Caesars Bankruptcy Prevented Investment at Company’s Atlantic City Properties, Gaming Regulator Says

Posted on: July 26, 2017, 01:00h. 

Last updated on: July 26, 2017, 12:43h.

Caesars shareholders voted to approve a merger of two of its operating companies this week, a step that moves the casino conglomerate closer to emerging out of Chapter 11 bankruptcy.

Caesars bankruptcy Bally's Atlantic City
Bally’s Atlantic City’s fitness center might prove the New Jersey Division of Gaming Enforcement’s point that Caesars’ bankruptcy prevented the company from making necessary upgrades to keep their resorts current and competitive. (Image: Bally’s Atlantic City)

That’s good news for two of its Atlantic City resorts, which suffered under the insolvency by receiving far less capital from its parent organization for ongoing improvement projects.

New Jersey’s Division of Gaming Enforcement (DGE) said in recent report that revenue suffered at Caesars Atlantic City and Bally’s Atlantic City as a result of the bankruptcy. Combined, the two neighboring Boardwalk resorts spent just $176 million between 2008 and 2017 on enhancements, far less than the city’s remaining casinos.

Caesars’ other resort in Atlantic City, Harrah’s, was excluded from the company’s Chapter 11 filing. The Marina District property has spent over $215 million in improvements during the same period.

“The relatively low level of capital expenditures is, in the division’s view, one reason that the net revenues from Caesars AC and Bally’s remain well below historical levels,” the DGE report stated.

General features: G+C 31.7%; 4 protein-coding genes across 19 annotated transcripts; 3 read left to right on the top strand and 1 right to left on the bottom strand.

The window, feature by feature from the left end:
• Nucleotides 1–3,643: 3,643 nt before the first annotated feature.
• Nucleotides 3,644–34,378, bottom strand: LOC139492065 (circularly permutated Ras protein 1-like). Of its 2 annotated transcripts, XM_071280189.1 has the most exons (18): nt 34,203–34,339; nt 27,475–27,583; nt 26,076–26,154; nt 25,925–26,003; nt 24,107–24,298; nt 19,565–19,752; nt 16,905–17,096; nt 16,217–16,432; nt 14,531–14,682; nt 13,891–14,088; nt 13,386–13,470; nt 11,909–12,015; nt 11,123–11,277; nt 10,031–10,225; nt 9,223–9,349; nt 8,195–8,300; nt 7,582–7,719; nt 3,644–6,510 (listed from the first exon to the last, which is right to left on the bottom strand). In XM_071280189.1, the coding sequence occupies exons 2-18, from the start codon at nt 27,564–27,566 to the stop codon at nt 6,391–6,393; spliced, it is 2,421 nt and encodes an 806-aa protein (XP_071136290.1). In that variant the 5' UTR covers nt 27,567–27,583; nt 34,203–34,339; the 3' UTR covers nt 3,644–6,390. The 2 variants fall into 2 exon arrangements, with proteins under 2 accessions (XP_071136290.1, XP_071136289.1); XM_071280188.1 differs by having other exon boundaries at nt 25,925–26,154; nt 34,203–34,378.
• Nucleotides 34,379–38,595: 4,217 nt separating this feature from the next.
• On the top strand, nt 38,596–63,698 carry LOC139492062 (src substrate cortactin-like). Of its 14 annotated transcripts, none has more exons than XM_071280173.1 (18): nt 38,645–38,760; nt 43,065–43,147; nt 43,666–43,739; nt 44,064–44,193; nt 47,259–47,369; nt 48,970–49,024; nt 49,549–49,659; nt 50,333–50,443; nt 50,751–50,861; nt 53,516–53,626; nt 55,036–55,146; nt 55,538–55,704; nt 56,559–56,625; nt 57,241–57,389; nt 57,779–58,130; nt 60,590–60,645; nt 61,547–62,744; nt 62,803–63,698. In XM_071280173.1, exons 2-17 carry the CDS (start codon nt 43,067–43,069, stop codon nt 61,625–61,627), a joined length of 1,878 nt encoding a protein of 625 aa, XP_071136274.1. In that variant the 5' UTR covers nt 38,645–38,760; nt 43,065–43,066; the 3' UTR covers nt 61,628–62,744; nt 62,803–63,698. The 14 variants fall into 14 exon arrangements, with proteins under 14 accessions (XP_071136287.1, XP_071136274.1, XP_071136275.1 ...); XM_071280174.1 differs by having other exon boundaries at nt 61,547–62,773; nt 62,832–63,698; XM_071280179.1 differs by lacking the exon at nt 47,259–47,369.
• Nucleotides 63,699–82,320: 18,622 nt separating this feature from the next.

The gaming regulator further opined that the properties’ capital expenditures for 2017 and 2018 are insufficient to provide a “much-needed boost to their competitive positions.”

Bally’s Hit Hardest

Gaming revenue is up in Atlantic City in 2017, the seven land-based casinos reporting a cumulative 9.6 percent gain year-to-date when the former Trump Taj Mahal’s win is excluded. Caesars Palace is playing a prominent role in the surge, as its casino win has jumped over 17 percent through the first six months of the year.

But at Bally’s, it’s a different story. The resort is the only casino in New Jersey that’s in the red in 2017, with revenue down 0.9 percent.

The DGE’s claims that the resort’s failure to invest in updates has hurt revenues becomes very clear when financials are compared with 2011. At this time six years ago, Bally’s had made $219.3 million. Total gaming win at Bally’s through June 2017 is $100.8 million.  a 54 percent loss.

Caesars Atlantic City is fairing marginally better. Through June of 2017, the casino has won $162.4 million. That equates to a decrease of 40.6 percent from its 2011 figure.

By comparison, Borgata has made $388.8 million in total gaming win this year. At this point in 2011, it had collected $320.4 million.

Investments Coming?

Atlantic City has seemingly emerged from its economic bottom.

In 2006, casinos won $5.2 billion. In 2015, they made less than half that at $2.5 billion. Revenue increased in 2016 to $2.6 billion, and is on pace for another up year.

On Tuesday, Caesars shareholders, as expected, approved merging Caesars Entertainment Corp with Caesars Acquisition Company into Caesars Entertainment Operating Company (CEOC). Under the restructuring, gaming operations will be handled by CEOC, while the conglomerate’s physical land-based holdings will fall into a real estate investment trust (REIT).

The move brings the company closer to exiting bankruptcy, and gives creditors control of its brick-and-mortar assets. Once free of Chapter 11, CEOC will be able to direct more capital to Caesars and Bally’s.

CEO Mark Frissora recently stated publicly regarding Atlantic City, “We feel very good about continuing to invest. We think the future is bright.”